On Wed, 16 Sep 2015 21:27:53 GMT, Rob Weir <r...@robweir.com> wrote:

> Last word, in case the inference is unclear.   We're dealing with a
> sophisticated serial infringer on Wikipedia.  Correcting erroneous
> information, which is proper to do, is unlikely to be achieved via an
> edit war.  Don't bring a knife to a gunfight.   Any progress would
> only be made by showing Mr. Gerard's own conflict  and his bad will
> (not hard to do),  and escalating it within the the formal Wikipedia
> appeals process, patiently dealing with the ministerial types to whom
> bureaucratic process is dear.  Since Dennis does not want to discuss
> this on the list, feel free to contact me offline if anyone wishes to
> discuss this further.

When you're putting together a plan for marketing efforts concerning a
Wikipedia article, it may help if you don't leave prima facie evidence
of your coordinated effort on a public mailing list.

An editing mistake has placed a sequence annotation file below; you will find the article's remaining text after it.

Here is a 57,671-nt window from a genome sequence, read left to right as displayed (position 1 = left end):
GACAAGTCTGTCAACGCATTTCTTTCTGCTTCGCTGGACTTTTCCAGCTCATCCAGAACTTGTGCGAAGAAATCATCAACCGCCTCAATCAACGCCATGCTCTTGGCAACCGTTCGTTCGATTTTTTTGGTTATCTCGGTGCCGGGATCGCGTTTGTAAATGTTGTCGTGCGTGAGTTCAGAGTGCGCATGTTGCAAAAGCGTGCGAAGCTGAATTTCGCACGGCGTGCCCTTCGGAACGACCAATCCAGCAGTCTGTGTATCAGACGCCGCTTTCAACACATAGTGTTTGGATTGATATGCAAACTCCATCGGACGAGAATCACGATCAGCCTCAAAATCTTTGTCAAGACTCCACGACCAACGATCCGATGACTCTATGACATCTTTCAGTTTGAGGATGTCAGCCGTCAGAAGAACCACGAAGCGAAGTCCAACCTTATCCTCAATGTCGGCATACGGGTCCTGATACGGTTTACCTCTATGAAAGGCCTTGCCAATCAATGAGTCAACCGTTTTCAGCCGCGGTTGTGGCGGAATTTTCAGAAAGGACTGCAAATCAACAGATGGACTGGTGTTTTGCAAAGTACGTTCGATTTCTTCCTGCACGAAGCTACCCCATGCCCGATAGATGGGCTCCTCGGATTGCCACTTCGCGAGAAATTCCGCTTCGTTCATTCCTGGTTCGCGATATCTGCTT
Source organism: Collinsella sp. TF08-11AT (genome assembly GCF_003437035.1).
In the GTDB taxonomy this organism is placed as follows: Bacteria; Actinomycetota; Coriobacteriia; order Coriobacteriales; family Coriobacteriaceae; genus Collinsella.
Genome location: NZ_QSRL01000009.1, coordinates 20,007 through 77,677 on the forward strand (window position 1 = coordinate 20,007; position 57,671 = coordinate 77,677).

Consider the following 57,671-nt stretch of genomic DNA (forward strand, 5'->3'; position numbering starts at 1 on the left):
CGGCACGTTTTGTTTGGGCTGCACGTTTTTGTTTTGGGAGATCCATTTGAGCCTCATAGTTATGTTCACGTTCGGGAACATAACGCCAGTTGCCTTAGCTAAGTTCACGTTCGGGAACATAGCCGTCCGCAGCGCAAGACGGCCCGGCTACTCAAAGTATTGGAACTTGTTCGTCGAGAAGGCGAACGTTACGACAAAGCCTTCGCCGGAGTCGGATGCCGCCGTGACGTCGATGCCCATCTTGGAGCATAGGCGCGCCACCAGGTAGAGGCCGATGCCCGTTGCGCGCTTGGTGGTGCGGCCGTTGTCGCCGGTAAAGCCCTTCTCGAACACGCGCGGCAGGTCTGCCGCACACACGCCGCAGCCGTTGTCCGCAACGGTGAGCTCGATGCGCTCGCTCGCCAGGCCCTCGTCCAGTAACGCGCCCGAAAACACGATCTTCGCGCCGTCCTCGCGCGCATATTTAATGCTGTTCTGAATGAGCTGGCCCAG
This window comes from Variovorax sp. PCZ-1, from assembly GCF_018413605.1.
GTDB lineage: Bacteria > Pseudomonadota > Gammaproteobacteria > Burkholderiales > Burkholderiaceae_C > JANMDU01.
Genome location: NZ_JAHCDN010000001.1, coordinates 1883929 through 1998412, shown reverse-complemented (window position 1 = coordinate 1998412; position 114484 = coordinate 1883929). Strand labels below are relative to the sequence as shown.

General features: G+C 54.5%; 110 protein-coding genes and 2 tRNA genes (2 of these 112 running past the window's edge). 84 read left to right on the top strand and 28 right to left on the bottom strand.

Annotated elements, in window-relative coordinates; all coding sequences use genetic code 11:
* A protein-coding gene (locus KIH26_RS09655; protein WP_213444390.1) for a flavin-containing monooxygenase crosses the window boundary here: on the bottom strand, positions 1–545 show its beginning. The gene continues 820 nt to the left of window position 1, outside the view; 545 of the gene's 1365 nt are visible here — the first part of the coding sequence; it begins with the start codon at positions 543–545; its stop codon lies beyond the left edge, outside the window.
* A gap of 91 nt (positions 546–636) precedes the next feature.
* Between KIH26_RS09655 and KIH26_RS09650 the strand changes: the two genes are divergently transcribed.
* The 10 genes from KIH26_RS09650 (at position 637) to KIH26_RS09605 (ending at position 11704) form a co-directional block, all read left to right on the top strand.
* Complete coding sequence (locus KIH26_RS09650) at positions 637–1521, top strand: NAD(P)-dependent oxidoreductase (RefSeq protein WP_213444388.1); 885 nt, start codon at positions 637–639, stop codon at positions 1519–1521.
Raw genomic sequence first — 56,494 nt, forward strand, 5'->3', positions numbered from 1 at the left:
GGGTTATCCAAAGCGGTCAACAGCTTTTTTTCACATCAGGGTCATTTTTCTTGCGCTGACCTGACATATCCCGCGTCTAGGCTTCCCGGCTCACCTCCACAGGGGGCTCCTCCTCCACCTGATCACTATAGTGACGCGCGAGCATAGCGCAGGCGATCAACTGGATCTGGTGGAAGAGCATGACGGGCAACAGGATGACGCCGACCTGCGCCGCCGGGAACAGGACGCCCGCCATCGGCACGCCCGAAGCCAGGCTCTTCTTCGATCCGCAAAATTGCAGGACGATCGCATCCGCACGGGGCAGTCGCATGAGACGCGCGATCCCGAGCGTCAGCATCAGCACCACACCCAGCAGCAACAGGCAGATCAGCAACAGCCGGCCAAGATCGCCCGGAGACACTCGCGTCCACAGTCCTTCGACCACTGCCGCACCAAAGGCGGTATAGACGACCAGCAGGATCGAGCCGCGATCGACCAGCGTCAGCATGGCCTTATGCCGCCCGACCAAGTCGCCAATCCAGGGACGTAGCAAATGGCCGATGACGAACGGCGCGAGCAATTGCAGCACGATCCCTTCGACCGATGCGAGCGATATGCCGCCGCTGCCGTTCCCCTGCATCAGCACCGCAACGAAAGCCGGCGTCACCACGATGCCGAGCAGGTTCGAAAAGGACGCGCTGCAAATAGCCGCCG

Editing with a conflict of interest is not specifically disallowed by
Wikipedia policies, but ideally it should be avoided. Note example on
the talk page, where a list participant properly noted his involvement
when this was brought to his attention.

Relevant guideline: https://en.wikipedia.org/wiki/Wikipedia:Conflict_of_interest

You should note also that a "conflict of interest" does not mean a
differing opinion, and also that improperly founded accusations of COI
are held to constitute personal attacks and should ideally be avoided.

There are those (e.g. Jimmy Wales) who believe public relations
efforts on Wikipedia should work to the "bright line" standard, where
you don't go near the article at all, and certainly don't try to
coordinate an off-site attack on a Wikipedia contributor because you
believe they are not helping your marketing. This is something the
project, and the Foundation in general, should probably consider.


- d.

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